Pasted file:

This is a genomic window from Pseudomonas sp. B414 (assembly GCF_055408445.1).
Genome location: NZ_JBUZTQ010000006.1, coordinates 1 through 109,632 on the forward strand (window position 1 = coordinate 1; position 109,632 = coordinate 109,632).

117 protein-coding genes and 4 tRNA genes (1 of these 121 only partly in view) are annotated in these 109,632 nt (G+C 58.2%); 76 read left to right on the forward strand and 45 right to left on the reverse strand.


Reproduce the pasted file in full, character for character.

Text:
This is a genomic window from Pseudomonas sp. B414 (assembly GCF_055408445.1).
Genome location: NZ_JBUZTQ010000006.1, coordinates 1 through 109,632 on the forward strand (window position 1 = coordinate 1; position 109,632 = coordinate 109,632).

117 protein-coding genes and 4 tRNA genes (1 of these 121 only partly in view) are annotated in these 109,632 nt (G+C 58.2%); 76 read left to right on the forward strand and 45 right to left on the reverse strand.